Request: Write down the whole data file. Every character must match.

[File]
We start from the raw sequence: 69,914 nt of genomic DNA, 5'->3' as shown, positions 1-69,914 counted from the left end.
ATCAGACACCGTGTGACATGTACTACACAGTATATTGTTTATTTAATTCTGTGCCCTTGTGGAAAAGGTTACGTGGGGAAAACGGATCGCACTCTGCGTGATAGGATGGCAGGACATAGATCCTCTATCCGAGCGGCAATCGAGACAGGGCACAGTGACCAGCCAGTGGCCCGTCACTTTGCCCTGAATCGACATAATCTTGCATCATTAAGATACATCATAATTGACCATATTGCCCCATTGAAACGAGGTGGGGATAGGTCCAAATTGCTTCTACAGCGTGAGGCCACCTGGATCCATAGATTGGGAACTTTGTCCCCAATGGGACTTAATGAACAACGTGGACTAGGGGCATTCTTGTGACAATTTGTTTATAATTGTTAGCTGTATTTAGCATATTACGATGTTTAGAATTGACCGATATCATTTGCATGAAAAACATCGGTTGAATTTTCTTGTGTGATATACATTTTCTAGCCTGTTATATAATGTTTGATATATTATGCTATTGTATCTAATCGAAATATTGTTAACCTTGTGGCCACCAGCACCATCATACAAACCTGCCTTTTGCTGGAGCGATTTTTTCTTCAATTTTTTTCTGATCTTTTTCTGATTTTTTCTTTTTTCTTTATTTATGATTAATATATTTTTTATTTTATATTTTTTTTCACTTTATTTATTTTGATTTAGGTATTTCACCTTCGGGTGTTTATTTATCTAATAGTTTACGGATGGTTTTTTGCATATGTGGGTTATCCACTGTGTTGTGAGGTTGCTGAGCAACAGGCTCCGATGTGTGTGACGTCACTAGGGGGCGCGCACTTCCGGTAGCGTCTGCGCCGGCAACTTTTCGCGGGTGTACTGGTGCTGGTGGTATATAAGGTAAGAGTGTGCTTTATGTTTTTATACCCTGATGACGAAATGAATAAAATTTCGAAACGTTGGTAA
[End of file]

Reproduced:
We start from the raw sequence: 69,914 nt of genomic DNA, 5'->3' as shown, positions 1-69,914 counted from the left end.
ATCAGACACCGTGTGACATGTACTACACAGTATATTGTTTATTTAATTCTGTGCCCTTGTGGAAAAGGTTACGTGGGGAAAACGGATCGCACTCTGCGTGATAGGATGGCAGGACATAGATCCTCTATCCGAGCGGCAATCGAGACAGGGCACAGTGACCAGCCAGTGGCCCGTCACTTTGCCCTGAATCGACATAATCTTGCATCATTAAGATACATCATAATTGACCATATTGCCCCATTGAAACGAGGTGGGGATAGGTCCAAATTGCTTCTACAGCGTGAGGCCACCTGGATCCATAGATTGGGAACTTTGTCCCCAATGGGACTTAATGAACAACGTGGACTAGGGGCATTCTTGTGACAATTTGTTTATAATTGTTAGCTGTATTTAGCATATTACGATGTTTAGAATTGACCGATATCATTTGCATGAAAAACATCGGTTGAATTTTCTTGTGTGATATACATTTTCTAGCCTGTTATATAATGTTTGATATATTATGCTATTGTATCTAATCGAAATATTGTTAACCTTGTGGCCACCAGCACCATCATACAAACCTGCCTTTTGCTGGAGCGATTTTTTCTTCAATTTTTTTCTGATCTTTTTCTGATTTTTTCTTTTTTCTTTATTTATGATTAATATATTTTTTATTTTATATTTTTTTTCACTTTATTTATTTTGATTTAGGTATTTCACCTTCGGGTGTTTATTTATCTAATAGTTTACGGATGGTTTTTTGCATATGTGGGTTATCCACTGTGTTGTGAGGTTGCTGAGCAACAGGCTCCGATGTGTGTGACGTCACTAGGGGGCGCGCACTTCCGGTAGCGTCTGCGCCGGCAACTTTTCGCGGGTGTACTGGTGCTGGTGGTATATAAGGTAAGAGTGTGCTTTATGTTTTTATACCCTGATGACGAAATGAATAAAATTTCGAAACGTTGGTAA